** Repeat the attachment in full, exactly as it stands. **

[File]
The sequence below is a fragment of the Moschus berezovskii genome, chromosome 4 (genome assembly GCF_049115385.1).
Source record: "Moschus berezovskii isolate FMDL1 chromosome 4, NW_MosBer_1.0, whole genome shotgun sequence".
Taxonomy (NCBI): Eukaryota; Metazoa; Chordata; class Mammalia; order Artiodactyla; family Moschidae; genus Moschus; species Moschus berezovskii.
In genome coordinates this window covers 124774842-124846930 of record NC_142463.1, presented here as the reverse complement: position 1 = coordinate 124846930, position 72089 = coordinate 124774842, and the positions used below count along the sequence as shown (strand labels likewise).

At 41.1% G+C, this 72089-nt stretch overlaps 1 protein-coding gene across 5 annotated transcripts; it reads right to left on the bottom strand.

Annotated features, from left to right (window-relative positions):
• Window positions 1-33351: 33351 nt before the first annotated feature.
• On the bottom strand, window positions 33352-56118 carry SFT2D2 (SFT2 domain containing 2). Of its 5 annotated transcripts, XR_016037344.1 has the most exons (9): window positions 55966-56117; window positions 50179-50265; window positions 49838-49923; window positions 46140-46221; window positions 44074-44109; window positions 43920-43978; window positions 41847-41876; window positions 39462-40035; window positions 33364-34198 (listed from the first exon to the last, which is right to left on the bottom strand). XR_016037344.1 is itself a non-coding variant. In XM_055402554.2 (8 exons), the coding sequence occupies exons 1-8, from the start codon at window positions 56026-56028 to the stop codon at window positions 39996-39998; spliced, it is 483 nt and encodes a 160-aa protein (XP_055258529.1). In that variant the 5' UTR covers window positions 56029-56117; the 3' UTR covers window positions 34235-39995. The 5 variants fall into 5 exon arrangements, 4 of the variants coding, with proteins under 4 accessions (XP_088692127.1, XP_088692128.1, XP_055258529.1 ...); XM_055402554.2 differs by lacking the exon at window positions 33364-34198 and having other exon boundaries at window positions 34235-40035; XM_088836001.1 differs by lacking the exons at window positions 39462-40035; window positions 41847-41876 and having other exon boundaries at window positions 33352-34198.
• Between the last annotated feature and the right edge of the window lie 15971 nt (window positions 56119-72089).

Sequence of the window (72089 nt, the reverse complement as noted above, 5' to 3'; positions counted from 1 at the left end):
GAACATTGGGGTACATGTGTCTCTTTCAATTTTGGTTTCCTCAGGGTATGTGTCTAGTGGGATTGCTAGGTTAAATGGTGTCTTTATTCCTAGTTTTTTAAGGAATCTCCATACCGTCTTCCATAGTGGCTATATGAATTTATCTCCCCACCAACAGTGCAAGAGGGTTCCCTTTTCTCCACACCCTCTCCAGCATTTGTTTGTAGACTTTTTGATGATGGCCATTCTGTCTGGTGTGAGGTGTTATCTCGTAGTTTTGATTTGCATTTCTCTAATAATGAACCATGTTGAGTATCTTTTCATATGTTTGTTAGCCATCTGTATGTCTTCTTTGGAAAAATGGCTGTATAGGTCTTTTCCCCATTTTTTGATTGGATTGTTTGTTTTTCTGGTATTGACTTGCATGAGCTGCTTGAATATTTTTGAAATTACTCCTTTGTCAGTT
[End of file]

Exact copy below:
The sequence below is a fragment of the Moschus berezovskii genome, chromosome 4 (genome assembly GCF_049115385.1).
Source record: "Moschus berezovskii isolate FMDL1 chromosome 4, NW_MosBer_1.0, whole genome shotgun sequence".
Taxonomy (NCBI): Eukaryota; Metazoa; Chordata; class Mammalia; order Artiodactyla; family Moschidae; genus Moschus; species Moschus berezovskii.
In genome coordinates this window covers 124774842-124846930 of record NC_142463.1, presented here as the reverse complement: position 1 = coordinate 124846930, position 72089 = coordinate 124774842, and the positions used below count along the sequence as shown (strand labels likewise).

At 41.1% G+C, this 72089-nt stretch overlaps 1 protein-coding gene across 5 annotated transcripts; it reads right to left on the bottom strand.

Annotated features, from left to right (window-relative positions):
• Window positions 1-33351: 33351 nt before the first annotated feature.
• On the bottom strand, window positions 33352-56118 carry SFT2D2 (SFT2 domain containing 2). Of its 5 annotated transcripts, XR_016037344.1 has the most exons (9): window positions 55966-56117; window positions 50179-50265; window positions 49838-49923; window positions 46140-46221; window positions 44074-44109; window positions 43920-43978; window positions 41847-41876; window positions 39462-40035; window positions 33364-34198 (listed from the first exon to the last, which is right to left on the bottom strand). XR_016037344.1 is itself a non-coding variant. In XM_055402554.2 (8 exons), the coding sequence occupies exons 1-8, from the start codon at window positions 56026-56028 to the stop codon at window positions 39996-39998; spliced, it is 483 nt and encodes a 160-aa protein (XP_055258529.1). In that variant the 5' UTR covers window positions 56029-56117; the 3' UTR covers window positions 34235-39995. The 5 variants fall into 5 exon arrangements, 4 of the variants coding, with proteins under 4 accessions (XP_088692127.1, XP_088692128.1, XP_055258529.1 ...); XM_055402554.2 differs by lacking the exon at window positions 33364-34198 and having other exon boundaries at window positions 34235-40035; XM_088836001.1 differs by lacking the exons at window positions 39462-40035; window positions 41847-41876 and having other exon boundaries at window positions 33352-34198.
• Between the last annotated feature and the right edge of the window lie 15971 nt (window positions 56119-72089).

Sequence of the window (72089 nt, the reverse complement as noted above, 5' to 3'; positions counted from 1 at the left end):
GAACATTGGGGTACATGTGTCTCTTTCAATTTTGGTTTCCTCAGGGTATGTGTCTAGTGGGATTGCTAGGTTAAATGGTGTCTTTATTCCTAGTTTTTTAAGGAATCTCCATACCGTCTTCCATAGTGGCTATATGAATTTATCTCCCCACCAACAGTGCAAGAGGGTTCCCTTTTCTCCACACCCTCTCCAGCATTTGTTTGTAGACTTTTTGATGATGGCCATTCTGTCTGGTGTGAGGTGTTATCTCGTAGTTTTGATTTGCATTTCTCTAATAATGAACCATGTTGAGTATCTTTTCATATGTTTGTTAGCCATCTGTATGTCTTCTTTGGAAAAATGGCTGTATAGGTCTTTTCCCCATTTTTTGATTGGATTGTTTGTTTTTCTGGTATTGACTTGCATGAGCTGCTTGAATATTTTTGAAATTACTCCTTTGTCAGTT